The director of Luker Rowe, Peter Tilsed, says he’ll win over the crowds with a few sweets and a lot knowledge. Harry Sloan, director and co-founder of Beetle Juice Events Ltd will be showcasing the bar set up at the event with music and cocktails taking centre stage.

Greg Lusk, founder of Liveforce AS, will be talking all things future, with product demos and audience feedback. And event sales manager for Site Equip, Adam Gilbert, announces that it is releasing a brand new product at the event.

Be sure to ‘Meet the exhibitors’ with Mash TV before the launch of the show this September.


Licence to thrive

“Promoters and organisers need to see us as partners,” says Paul Cowell, culture and events manager at Southwark Council. The statement puts in the spotlight the role local authorities play in moving the live events industry forward.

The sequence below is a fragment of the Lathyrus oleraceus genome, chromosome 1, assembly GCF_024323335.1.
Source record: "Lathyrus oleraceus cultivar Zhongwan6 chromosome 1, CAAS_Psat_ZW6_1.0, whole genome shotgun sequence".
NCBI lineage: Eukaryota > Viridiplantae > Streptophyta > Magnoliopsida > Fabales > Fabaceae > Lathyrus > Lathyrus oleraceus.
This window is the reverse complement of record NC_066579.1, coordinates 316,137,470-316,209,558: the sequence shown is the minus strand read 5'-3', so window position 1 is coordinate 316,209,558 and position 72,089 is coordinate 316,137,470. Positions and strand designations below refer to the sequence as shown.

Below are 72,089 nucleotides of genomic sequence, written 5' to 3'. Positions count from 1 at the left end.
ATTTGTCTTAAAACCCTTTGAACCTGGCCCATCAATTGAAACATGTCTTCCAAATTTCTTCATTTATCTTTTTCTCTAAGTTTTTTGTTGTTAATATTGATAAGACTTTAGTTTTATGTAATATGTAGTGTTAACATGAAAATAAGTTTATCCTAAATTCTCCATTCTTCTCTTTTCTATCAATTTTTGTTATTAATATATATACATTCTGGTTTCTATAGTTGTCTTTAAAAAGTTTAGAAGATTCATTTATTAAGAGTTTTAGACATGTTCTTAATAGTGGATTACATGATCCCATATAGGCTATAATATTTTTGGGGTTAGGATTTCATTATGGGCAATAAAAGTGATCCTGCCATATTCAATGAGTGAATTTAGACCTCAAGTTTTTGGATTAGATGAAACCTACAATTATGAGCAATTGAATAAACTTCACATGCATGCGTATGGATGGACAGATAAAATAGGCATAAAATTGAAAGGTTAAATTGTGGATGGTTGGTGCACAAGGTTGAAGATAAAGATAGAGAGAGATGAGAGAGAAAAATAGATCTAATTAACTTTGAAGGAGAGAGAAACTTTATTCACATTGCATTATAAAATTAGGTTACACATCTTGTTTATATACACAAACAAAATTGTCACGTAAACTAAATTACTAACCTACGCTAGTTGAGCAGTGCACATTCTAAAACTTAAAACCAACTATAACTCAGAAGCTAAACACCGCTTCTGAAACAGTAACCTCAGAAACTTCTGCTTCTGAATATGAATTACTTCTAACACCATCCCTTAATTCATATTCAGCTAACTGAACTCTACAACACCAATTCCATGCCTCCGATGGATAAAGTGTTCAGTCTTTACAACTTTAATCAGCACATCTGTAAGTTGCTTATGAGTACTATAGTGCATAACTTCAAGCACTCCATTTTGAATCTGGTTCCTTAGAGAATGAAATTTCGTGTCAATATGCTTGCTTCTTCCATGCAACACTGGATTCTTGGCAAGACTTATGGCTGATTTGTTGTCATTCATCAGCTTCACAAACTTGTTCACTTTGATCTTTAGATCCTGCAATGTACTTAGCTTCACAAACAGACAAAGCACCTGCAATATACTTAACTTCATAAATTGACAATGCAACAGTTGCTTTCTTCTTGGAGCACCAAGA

He believes councils aren’t just key-holders but the gateway to most parks and public spaces and the partnership approach will bring benefits to both.

Cowell and his team are behind the Creative Southwark, the borough’s new cultural strategy. Southwark boasts many galleries, theatres, makers and artists and this strategy, launched in July this year, sets out the borough’s vision for 2022.

“We continue to place culture and the creative industries at the heart of our priorities, shaping context and delivering a range of programmes that support our long term ambition for Southwark, as the first choice for people to live, work, study and visit,” he explains.

Business model

Paul Cowell

Paul Cowell, culture and events manager London Borough of Southwark

The Creative Southwark strategy relates to the live events sector as it’s based on three main areas the industry caters for: economy, growth and people.

The first pillar aims to ensure that the council provides the right environment for the creative industries, and the employment in these industries, to thrive.

The growth aspect focuses on supporting existing cultural venues and spaces, and welcoming new ones.